A massive water main break last night caused the intersection of 20th and Bainbridge streets to collapse, opening a giant sinkhole and flooding the streets. The break and successive attempts to repair it also disrupted other utilities, damaging a nearby gas main and electrical conduit.
According to the Philadelphia Water Department, the break was on a 48-inch transmission main that supplies water to large sections of South Philadelphia and Center City, from JFK Boulevard south to Oregon Avenue. They said the main, which had to be turned off by cranking multiple valves by hand, was shut down around 1:30 a.m.
But it was not in time to stop thousands of gallons of water from pouring into the street – and leaking into nearby resident’s and businesses’ basements – pooling up to five feet deep in some areas.
Owner of Ten Stone Restaurant and Bar at 20th and South streets Marvin Pixley said his employees first called him between 8:30 and 9 p.m. to report that steam was blasting from the sewer grates.
Jets of water then began to shoot from the
asphalt. “They looked like cars bubbling up from the
ground, that’s how big they were,” said architect Chris Scalone, who
built and now rents out a house on the corner of the collapse.
“They were at least three or four feet high in at least four
He said that he and his renters rushed through knee-deep water to get everything they could out of the house’s basement and onto high ground. “We came back this morning and there was about three feet of water down there,” he said. “Everything that was still down there is trash, it’s just mud. The insulation, the carpet – it’s all destroyed.”
Scalone is currently putting at least one of his tenants up at his home while he figures out how to proceed. Though PWD and Streets Department cleanup crews have pumped the majority of the water from area properties, residents are only allowed inside to assess the extent of damages.
“We have a lot of lost revenue, a lot of lost beer, which was stored in the basement, and the heating system is destroyed,” Pixley said. “We shut down at 9 last night and will be lucky if we can open at 9 tomorrow night.” He conservatively estimated the cost to his business to be $10,000.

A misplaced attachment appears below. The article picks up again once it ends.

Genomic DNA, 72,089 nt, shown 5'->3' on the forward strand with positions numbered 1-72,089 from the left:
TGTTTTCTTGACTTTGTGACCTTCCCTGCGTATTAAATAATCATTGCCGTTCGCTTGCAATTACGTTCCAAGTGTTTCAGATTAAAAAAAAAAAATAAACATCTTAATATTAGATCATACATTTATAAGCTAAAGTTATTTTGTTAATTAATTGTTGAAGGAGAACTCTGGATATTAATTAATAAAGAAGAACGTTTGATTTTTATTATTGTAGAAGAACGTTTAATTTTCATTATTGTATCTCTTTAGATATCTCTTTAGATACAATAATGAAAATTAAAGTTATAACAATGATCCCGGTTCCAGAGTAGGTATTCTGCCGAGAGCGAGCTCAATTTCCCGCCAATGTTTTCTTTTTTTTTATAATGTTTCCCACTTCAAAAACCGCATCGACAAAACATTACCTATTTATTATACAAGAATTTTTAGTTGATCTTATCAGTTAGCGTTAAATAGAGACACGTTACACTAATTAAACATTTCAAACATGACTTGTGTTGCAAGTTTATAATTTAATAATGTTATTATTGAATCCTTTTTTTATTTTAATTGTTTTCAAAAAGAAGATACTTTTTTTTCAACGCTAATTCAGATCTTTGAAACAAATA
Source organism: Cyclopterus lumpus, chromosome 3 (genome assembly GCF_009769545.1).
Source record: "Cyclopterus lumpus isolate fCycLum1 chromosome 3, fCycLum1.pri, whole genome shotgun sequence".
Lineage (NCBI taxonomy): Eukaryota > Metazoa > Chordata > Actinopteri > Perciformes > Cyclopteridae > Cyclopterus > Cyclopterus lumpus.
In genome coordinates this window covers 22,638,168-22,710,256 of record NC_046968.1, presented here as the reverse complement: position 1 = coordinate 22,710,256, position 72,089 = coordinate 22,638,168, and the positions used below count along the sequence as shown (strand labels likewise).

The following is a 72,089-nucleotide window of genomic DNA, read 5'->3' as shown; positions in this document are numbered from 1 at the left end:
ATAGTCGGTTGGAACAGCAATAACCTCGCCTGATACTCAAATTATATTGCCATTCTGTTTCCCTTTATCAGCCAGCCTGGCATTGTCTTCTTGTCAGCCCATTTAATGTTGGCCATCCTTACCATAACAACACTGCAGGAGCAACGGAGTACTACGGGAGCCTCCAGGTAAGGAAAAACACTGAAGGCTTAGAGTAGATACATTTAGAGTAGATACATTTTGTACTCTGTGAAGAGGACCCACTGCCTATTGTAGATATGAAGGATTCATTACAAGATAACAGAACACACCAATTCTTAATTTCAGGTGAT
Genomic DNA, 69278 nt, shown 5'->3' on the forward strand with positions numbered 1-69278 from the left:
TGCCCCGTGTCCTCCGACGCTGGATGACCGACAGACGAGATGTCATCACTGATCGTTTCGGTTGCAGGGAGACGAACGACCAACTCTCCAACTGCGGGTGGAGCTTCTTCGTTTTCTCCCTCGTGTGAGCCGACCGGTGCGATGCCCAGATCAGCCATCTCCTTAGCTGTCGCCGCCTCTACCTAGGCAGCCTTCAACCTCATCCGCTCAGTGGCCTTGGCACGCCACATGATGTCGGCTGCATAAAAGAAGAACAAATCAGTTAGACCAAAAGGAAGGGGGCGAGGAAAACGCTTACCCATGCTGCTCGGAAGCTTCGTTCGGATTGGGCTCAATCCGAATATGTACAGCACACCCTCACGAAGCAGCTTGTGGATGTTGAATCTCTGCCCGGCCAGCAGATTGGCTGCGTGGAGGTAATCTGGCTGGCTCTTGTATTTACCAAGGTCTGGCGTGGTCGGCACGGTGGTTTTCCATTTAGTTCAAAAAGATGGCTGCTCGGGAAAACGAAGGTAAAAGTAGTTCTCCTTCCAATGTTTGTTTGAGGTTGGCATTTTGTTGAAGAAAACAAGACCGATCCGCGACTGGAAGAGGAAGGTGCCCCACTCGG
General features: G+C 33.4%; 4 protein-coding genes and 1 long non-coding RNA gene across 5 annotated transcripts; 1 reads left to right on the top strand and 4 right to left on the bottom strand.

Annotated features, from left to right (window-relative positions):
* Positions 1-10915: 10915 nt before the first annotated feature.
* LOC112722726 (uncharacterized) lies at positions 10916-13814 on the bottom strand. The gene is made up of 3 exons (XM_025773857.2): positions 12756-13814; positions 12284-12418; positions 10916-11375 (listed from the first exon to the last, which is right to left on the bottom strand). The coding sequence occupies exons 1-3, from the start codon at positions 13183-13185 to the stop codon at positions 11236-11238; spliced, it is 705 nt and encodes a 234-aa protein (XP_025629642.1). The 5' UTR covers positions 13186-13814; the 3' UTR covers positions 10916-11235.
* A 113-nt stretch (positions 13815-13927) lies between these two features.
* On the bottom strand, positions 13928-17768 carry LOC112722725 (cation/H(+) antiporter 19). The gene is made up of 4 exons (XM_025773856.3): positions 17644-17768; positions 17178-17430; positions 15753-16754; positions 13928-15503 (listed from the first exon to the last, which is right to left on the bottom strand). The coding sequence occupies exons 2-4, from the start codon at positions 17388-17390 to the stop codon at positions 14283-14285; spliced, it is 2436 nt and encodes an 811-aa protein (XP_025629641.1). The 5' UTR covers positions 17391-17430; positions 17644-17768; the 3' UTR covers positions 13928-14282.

Scalone said that he was told the water department will compensate property owners after the owners survey their buildings and photograph damages, but both he and Pixley doubted the process would be done in a timely fashion.
“I built the building, so I know what we have to do to put it back together,” Scalone said. “But it’s not even the putting it back together – the hardest part is getting rid of the debris and mud. It has to be done quickly or mold becomes an issue.”
Pixley echoed the concern about timeliness. “Supposedly, they’re going to replace my boilers,” he said. “But I want to be up and running by tomorrow, so if they haven’t replaced them by then, then I’ll have to buy them myself.”
Mayor Michael Nutter explained at a late afternoon press conference why repairing water main break will be complicated. “PECO will complete their work tomorrow,” he said. “Until this work is completed, other agencies cannot resume work in that large – we call it a sinkhole, but basically the street blew up. There is still electrical energy in that hole so we cannot have other agencies, other departments – we can’t have the water department working in the hole while there’s still an energized sinkhole.”
Water service has since been restored to the area, though 28 homes are still without gas service due to the rupture of a small main caused by falling concrete from the crumbled street. The Department of Licenses and Inspections found no structural damage and residents were able to return this afternoon to nearly all of the properties affected, which Water Commissioner Howard Neukrig estimated to be between 60 and 70, though he said the number may rise to as upwards of 100 as claims adjusters go door-to-door assessing the situation.
The only residences not safe for re-occupation are the four most adjacent to the gaping hole, one of which belongs to Scalone.
According to the water department, PWD and Streets Department workers will be on site for “several days” with front-end loaders, dump trucks and street sweepers to repair the pipe and clean the storm drains and streets.
But Scalone put the clean-up length at closer to two months. “It’s a headache,” he said. “And it’s going to take a long time.”
Nutter said the cause of the break is unknown, but likely has to do with both the age of the infrastructure and seasonal changes in temperature, which cause shifting in the pipes. “We know that one of the mains, at least, is particularly old and the other one may have a little age to it, as well.”
He also used the main break as an opportunity to call for more infrastructure investment, a statement he’s made in the past. “This is actually a little bit of a larger story,” he said, emphasizing the need for more financial resources through grants or rate hikes. “When we talk about infrastructure, the seen and the unseen, sometimes the unseen creates some pretty significant problems and then all of the sudden we do see it, but we see it in a way that we don’t want to experience.”
All this was little comfort to Scalone. “I heard the mayor was going to come by,” he said. “But he’s not going to clean my basement.”